I find the mining industry fascinating, but I have to say, I don’t envy mining CEOs.
The pressures on miners right now are enormous. As laid out in the plenary session entitled “Thinking Differently: A Modern Approach to Mining” at this year’s CIM convention in Vancouver in May (see Page 13), the challenges are numerous and complex. Ranging from the familiar (political risk, financing) to the relatively new (recognizing the importance of diversity), the issues confronting the industry do indeed require a change in mindset.
At the same time, the sector is attempting to innovate and adopt new technology while still smarting from a deep and prolonged downturn.
The good news – for mining CEOs and industry editors alike – is that it looks like the pain of the commodities contraction that started in 2011-12 is finally coming to an end.
“I think we’ve seen the bottom,” said Hatch CEO John Bianchini at the plenary.
“We’re seeing investment coming back into the industry, a lot of our clients are dusting off old reports. In fact, many in the copper and lithium businesses are actually starting to invest heavily in early stage greenfield and brownfield developments, so we’re at that turning point I believe.”
The not so good news is that a new cycle in and of itself won’t be a panacea for the mining sector. Some of the more distressing comments by the plenary panellists were about a lack of foresight around and investment in exploration – the lifeblood of the industry.
Majors are neglecting exploration, hoping that juniors will do the heavy lifting for them. Nicole Adshead-Bell, a director with Cupel Advisory, noted that last year for the first time, over 50% of financings for smaller Canadian juniors came from international intermediates and majors.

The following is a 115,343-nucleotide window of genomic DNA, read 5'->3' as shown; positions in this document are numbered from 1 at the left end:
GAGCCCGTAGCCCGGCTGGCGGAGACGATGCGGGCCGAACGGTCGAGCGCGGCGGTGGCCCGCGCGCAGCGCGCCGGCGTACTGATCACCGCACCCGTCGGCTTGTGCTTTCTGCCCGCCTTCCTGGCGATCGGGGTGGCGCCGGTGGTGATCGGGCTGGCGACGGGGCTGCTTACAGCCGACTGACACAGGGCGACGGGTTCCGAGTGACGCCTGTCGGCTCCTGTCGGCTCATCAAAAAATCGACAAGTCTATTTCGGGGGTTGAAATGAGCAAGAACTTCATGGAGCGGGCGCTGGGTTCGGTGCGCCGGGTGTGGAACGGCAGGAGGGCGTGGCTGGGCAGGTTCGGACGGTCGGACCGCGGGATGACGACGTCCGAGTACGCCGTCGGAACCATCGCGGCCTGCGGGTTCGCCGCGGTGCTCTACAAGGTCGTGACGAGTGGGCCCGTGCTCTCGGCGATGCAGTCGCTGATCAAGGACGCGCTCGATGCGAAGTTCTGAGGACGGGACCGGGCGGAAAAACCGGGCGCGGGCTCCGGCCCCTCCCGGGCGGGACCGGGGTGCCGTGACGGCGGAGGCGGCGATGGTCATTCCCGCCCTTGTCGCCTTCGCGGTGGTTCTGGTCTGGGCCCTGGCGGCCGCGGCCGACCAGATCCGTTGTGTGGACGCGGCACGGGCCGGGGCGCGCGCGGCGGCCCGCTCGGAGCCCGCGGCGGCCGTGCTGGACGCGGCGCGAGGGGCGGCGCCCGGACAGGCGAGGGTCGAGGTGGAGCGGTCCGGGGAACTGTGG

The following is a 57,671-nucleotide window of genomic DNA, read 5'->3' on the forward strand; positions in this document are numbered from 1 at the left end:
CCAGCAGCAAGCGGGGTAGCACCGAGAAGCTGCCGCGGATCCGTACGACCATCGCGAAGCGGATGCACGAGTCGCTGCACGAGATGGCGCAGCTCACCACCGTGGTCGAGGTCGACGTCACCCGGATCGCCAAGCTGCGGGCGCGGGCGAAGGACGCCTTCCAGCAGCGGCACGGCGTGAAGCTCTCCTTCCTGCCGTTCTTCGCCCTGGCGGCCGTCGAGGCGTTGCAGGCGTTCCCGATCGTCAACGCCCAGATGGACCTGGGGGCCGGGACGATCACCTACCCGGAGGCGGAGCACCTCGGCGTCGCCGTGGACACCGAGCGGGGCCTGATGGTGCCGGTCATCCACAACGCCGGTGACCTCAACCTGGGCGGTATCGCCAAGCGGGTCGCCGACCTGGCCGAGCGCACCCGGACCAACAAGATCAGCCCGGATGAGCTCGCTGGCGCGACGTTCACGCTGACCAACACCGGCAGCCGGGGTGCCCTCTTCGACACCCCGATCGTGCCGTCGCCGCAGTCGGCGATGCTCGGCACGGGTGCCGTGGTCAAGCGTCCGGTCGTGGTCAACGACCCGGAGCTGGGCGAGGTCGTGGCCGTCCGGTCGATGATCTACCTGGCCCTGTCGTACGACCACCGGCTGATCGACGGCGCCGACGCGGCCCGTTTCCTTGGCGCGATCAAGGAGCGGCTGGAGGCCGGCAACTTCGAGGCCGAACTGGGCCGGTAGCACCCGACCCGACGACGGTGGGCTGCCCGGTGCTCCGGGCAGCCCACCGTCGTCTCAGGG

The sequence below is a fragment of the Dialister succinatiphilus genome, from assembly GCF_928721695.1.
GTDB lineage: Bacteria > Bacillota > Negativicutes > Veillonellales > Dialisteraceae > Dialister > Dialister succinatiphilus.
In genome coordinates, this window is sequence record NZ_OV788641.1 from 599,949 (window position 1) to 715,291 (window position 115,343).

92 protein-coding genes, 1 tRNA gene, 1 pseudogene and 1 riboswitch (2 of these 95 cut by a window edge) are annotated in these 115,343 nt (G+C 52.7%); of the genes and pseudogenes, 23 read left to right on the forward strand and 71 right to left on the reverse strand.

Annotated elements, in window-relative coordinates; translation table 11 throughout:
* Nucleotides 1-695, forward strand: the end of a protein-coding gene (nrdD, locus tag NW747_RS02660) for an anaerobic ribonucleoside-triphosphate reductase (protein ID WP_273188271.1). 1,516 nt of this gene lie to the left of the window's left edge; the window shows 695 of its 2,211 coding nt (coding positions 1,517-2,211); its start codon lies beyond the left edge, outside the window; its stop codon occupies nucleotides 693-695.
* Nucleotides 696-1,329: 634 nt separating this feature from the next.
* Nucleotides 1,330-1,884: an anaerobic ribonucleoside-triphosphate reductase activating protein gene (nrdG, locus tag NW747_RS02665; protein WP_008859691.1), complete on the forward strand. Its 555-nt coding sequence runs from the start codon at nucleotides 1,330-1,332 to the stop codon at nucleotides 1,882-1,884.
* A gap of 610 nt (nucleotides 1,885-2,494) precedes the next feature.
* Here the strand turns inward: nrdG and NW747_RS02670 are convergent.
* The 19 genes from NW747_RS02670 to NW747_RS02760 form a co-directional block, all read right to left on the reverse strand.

“I believe that’s the wrong approach,” she said, explaining that majors, not juniors, are the ones with the capability and money to stick with exploration over the longer timeline necessary for discovery.
Adshead-Bell also referred to the “short-termism” plaguing both investors and the exploration strategies of miners.
“One thing I’ve noticed recently is because of that pressure to produce results quickly, instead of going through the multi-year processes of an appropriate exploration program, it’s designed to have the glory hole – the hole that drives your share price, the hole that allows management to give you a big budget to explore,” she said.
“That short-termism is a little bit disconcerting because exploration is a process, it’s not easy, and randomly poking holes in the ground is not likely to result in success.”
Meanwhile, Bianchini said that metals demand has increased fairly steadily by 3% a year since the end of the Second World War. But a 3% increase in 1985 is different from a 3% increase today, he noted. “The pressure of replacements is much higher today because the absolute amounts are much greater,” he said.
Again, I don’t envy mining CEOs. It will take a lot of “thinking differently” to re-invent the industry – while not losing sight of the basics that have always been central to mining.